In 1788, Wollstonecraft was employed as translator for the publisher Joseph Johnson, who published several of her early works. Wollstonecraft had a great interest in the French Revolution. After the English philosopher Edmund Burke published a book titled Reflections on the Revolution in France, which challenged the principles of the French Revolution, Wollstonecraft decided to respond.
In 1790, Wollstonecraft published A Vindication of the Rights of Men, which criticized the despotism of France’s Ancien Régime, welcomed revolutionary reform, and argued that humanity’s natural rights must be protected by a government. In the book, Wollstonecraft also criticized the arbitrary nature of government power.
In 1792, Wollstonecraft published her best-known work titled A Vindication of the Rights of Woman. In the book, Wollstonecraft expanded on Astell’s work and argued that the education system trained women to be frivolous and incapable. Wollstonecraft noted that there are no mental differences between men and women. If women were given the same educational opportunities as men, she argued, the former would be capable of doing many professions and elevating themselves in society.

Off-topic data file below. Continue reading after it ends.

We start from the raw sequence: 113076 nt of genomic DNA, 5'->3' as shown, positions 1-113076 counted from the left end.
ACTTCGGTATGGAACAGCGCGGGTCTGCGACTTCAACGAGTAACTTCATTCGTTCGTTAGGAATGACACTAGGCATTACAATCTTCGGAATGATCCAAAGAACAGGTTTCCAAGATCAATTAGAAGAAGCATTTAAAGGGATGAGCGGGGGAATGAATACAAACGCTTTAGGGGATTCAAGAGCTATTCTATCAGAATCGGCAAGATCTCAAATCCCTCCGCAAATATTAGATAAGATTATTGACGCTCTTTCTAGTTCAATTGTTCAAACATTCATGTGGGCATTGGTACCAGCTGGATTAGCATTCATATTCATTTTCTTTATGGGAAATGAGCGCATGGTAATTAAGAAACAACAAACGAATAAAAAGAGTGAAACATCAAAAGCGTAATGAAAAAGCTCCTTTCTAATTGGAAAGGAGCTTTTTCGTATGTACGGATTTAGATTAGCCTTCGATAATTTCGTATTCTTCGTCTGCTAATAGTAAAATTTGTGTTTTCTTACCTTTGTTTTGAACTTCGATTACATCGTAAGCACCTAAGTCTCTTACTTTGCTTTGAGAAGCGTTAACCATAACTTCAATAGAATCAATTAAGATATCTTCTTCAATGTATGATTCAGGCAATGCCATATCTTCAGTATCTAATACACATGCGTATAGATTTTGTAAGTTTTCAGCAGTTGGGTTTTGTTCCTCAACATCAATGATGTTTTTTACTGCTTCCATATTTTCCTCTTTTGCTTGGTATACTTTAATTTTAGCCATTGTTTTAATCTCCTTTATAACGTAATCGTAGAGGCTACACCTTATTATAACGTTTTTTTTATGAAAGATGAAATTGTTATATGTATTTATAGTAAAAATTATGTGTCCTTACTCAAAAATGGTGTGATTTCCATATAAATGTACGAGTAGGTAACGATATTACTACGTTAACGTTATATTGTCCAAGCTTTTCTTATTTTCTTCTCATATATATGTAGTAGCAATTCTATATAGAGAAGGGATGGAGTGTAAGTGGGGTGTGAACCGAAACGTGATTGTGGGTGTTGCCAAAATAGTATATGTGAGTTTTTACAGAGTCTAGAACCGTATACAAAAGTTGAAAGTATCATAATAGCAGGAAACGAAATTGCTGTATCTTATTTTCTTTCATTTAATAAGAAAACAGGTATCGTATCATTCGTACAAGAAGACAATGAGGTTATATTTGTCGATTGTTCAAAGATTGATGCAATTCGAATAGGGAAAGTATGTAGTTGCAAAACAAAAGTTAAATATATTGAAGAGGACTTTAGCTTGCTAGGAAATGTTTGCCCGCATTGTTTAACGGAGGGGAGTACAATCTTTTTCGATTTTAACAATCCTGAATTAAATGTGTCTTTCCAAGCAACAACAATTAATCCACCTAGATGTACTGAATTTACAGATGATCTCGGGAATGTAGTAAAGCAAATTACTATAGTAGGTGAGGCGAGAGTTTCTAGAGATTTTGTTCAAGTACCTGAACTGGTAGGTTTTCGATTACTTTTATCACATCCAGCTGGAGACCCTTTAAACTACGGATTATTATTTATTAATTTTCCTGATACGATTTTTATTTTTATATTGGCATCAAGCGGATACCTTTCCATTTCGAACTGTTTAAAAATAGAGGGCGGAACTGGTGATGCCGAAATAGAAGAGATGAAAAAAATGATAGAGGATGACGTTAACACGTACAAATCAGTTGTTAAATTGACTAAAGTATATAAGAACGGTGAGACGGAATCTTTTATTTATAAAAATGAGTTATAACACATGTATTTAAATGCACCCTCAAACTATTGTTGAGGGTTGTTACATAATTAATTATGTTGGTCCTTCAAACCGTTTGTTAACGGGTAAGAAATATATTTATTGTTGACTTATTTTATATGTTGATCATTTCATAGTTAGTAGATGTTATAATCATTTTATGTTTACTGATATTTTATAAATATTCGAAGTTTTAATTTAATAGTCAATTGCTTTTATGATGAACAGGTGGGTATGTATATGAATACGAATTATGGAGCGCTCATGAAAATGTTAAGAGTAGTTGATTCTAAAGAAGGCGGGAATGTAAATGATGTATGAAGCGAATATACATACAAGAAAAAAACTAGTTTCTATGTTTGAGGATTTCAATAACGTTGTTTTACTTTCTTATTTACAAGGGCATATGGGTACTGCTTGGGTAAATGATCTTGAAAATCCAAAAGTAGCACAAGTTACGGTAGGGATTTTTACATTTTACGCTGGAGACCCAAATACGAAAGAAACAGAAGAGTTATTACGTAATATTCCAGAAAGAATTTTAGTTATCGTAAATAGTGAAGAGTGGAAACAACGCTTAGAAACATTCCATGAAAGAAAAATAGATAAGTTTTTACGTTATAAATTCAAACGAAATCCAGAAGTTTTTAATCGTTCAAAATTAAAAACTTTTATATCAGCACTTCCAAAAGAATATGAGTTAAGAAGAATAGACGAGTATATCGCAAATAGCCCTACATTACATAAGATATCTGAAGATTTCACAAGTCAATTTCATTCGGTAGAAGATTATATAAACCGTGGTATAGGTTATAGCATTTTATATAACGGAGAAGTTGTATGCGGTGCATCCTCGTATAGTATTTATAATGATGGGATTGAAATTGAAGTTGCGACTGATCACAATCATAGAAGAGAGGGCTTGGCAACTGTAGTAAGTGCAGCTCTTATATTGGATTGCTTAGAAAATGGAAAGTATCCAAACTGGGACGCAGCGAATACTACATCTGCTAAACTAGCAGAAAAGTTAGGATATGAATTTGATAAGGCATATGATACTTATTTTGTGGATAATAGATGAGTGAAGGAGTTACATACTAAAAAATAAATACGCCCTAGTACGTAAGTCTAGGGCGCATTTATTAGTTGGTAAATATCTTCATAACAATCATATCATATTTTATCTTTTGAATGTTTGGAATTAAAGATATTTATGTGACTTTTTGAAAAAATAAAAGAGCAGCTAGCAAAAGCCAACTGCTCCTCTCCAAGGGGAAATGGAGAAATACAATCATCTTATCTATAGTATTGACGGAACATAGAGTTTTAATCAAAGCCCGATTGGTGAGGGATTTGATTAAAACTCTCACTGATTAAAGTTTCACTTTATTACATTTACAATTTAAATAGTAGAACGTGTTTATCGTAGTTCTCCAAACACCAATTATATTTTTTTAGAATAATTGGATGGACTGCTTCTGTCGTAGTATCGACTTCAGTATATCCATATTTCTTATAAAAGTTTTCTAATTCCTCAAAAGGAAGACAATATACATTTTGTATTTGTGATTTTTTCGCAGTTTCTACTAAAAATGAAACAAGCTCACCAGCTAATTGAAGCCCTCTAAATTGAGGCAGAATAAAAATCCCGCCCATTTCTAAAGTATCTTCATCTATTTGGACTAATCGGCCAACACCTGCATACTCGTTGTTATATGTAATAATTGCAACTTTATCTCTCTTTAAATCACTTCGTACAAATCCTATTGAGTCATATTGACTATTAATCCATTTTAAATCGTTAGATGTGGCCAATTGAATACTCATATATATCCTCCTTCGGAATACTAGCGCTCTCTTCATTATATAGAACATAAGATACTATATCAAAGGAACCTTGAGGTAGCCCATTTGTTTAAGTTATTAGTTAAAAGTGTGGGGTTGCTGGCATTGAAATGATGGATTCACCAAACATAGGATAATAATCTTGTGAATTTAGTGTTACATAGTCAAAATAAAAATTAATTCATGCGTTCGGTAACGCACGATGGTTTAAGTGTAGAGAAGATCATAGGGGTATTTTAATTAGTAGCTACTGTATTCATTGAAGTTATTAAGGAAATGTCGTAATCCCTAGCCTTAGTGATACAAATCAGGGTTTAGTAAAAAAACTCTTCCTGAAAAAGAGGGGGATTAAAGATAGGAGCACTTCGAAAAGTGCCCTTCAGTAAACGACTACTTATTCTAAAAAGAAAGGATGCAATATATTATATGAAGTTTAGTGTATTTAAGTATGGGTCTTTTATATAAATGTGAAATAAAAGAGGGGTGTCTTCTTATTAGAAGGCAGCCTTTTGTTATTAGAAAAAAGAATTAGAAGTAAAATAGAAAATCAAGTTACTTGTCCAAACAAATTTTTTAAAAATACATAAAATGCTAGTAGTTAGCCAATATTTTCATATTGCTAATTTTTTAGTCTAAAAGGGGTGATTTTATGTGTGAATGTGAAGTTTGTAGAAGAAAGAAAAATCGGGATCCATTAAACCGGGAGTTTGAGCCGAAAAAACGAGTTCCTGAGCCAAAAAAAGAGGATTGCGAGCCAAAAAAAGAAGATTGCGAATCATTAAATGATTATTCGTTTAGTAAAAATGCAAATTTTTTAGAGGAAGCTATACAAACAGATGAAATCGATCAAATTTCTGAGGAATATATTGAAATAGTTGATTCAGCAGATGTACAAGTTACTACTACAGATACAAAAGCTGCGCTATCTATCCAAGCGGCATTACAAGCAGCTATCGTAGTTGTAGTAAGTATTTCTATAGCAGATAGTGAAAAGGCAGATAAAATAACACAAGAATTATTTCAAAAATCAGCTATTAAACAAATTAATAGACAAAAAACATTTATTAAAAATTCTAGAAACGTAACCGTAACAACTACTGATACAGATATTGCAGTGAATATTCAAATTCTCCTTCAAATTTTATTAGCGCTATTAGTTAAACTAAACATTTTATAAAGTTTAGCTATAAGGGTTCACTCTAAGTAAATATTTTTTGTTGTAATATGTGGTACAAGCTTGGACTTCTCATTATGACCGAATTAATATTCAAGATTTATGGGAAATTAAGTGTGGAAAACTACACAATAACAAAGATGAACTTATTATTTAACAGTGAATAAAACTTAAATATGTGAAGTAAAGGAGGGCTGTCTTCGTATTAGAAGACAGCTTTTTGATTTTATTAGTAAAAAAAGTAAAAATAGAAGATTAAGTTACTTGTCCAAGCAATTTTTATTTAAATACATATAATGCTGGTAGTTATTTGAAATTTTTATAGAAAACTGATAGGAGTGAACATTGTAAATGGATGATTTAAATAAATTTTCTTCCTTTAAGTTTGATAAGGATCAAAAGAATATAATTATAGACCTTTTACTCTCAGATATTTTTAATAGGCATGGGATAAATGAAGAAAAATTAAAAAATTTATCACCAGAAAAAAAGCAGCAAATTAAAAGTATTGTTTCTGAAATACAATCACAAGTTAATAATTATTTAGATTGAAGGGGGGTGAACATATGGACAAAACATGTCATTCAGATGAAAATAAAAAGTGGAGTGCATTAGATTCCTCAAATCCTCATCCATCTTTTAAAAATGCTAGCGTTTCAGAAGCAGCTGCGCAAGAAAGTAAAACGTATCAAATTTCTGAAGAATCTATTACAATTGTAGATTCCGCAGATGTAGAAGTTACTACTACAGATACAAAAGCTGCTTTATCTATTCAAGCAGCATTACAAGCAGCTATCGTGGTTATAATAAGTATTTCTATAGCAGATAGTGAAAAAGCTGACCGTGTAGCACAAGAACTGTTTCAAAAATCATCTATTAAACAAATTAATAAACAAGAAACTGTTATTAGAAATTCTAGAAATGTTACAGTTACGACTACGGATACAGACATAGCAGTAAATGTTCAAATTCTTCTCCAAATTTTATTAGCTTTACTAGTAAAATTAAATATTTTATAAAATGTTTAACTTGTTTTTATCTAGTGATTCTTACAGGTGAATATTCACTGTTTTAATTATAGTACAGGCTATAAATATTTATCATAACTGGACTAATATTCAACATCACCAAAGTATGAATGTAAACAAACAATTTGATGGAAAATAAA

Unlike Astell, Wollstonecraft believed that the betterment of women should be sought through radical political change, with reforms required in both the educational and voting system. Wollstonecraft noted that, as men and women were intellectually similar, women should also be granted the right to vote. She wrote, “Women ought to have representatives, instead of being arbitrarily governed without having any direct share allowed them in the deliberations of government.”